Father Art

It is an old joke;  “Do you know God’s name?”  “It is Arthur!  Remember – ‘our father who is Art in heaven.’”  Matthew puts the Lord’s prayer in context of the Sermon on the Mount, Luke has the disciples asking Jesus to teach them to pray.

This is very important stuff for us, Jesus spent a lot of time in prayer, revealing the essential and core purpose of prayer.  All too often prayer is relegated to a mere religious practice or ritual. Jesus warned against repetitious and self-aggrandizing prayers.  Prayer is no magic incantation in which, if we get the words right, or repeat them often enough, God is obligated to answer.  Prayer is conversation in relationship.

There is a sense that, in a life of faith, everything is prayer.

Be cautious not to skip too quickly over the first line.

“Our Father”,  this reflects the reality of prayer directed toward the one who is relational, caring and responsible.  Granted the failures of our earthly fathers can skew our view of Father God. Know that the best earthly father figure is still but a mere or slight example of God as our Father, who is one we can trust and seek. One who claims us as His dear and beloved child.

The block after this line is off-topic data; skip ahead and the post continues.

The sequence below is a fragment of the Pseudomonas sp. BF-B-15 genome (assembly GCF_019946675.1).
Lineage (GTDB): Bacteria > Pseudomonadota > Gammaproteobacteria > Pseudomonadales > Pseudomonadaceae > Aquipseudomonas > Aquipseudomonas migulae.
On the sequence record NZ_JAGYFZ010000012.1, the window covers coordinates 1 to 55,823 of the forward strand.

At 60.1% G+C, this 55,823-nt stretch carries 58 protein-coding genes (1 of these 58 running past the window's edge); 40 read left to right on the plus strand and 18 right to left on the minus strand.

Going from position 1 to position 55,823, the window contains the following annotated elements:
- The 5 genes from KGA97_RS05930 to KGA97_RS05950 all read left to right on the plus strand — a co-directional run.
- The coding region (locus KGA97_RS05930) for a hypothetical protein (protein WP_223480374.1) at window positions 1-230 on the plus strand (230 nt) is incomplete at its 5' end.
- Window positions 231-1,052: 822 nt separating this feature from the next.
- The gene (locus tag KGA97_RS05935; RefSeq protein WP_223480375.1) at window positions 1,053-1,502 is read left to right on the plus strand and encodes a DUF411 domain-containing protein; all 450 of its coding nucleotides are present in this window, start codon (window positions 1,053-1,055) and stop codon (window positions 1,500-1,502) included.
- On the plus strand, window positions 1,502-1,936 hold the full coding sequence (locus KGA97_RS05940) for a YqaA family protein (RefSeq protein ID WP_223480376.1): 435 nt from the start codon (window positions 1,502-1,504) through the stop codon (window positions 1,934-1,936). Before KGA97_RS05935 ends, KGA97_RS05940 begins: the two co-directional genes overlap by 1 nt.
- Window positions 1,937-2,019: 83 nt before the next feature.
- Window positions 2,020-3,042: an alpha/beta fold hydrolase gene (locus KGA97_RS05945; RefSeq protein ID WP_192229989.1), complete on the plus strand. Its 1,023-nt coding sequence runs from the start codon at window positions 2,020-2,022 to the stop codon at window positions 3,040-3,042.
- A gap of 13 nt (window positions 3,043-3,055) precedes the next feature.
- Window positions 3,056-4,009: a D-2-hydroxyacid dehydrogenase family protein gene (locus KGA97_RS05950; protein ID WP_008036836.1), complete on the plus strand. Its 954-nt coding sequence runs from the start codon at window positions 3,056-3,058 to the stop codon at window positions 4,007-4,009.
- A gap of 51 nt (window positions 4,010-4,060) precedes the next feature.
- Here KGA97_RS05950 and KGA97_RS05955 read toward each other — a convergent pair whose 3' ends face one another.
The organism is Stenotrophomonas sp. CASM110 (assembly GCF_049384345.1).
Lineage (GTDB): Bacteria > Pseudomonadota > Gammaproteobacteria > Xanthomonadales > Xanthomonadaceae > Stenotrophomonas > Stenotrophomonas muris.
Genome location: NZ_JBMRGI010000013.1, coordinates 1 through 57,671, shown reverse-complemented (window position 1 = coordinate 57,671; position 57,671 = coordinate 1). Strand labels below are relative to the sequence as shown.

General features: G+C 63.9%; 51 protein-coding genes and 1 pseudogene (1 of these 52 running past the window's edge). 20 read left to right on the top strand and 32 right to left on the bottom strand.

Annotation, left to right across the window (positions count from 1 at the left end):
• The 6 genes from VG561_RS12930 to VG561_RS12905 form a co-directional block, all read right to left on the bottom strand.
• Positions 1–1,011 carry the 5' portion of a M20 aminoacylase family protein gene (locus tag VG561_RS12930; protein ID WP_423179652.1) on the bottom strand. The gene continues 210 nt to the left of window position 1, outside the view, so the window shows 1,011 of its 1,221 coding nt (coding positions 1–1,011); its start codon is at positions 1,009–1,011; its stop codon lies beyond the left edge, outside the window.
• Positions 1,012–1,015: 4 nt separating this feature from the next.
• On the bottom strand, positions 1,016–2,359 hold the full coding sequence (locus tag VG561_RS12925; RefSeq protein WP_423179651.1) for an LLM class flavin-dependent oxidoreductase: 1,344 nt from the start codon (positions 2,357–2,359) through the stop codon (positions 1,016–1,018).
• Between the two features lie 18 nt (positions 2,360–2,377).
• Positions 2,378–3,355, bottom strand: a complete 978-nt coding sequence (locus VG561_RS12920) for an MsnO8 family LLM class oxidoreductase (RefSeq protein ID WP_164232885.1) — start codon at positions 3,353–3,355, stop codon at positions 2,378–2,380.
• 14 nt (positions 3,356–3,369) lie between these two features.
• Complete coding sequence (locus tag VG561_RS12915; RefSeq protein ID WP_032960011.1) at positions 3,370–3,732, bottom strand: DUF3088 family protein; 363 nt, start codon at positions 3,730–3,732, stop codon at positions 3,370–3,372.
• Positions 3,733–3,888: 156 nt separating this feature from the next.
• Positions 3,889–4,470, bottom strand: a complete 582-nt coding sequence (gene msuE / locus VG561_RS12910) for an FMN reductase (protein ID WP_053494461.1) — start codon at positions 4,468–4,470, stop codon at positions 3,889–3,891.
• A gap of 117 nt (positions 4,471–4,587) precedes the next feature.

“In Heaven”,  this brings some much-needed perspective, we can be overwhelmed by our circumstances and condition here on earth. We are reminded that there is something beyond this earth, a glorious heaven that awaits and is other than what is around us.

“Holy is your name”,  holiness is crucial, without holiness we cannot see the LORD, and the LORD who is holy, is solid and true, dependable and pure.  Finally think about that ‘name’, God is personal, He has a name –“I Am” or Yahweh.  Eugene Peterson reminds us that the devil likes to deal in secrets and anonymity, but God has a name and does not hide, He responds to all who seek Him.

Bless you as you let the first sentence of the LORD’s prayer echo in your heart today: Our Father, who is in heaven, holy is Your name.

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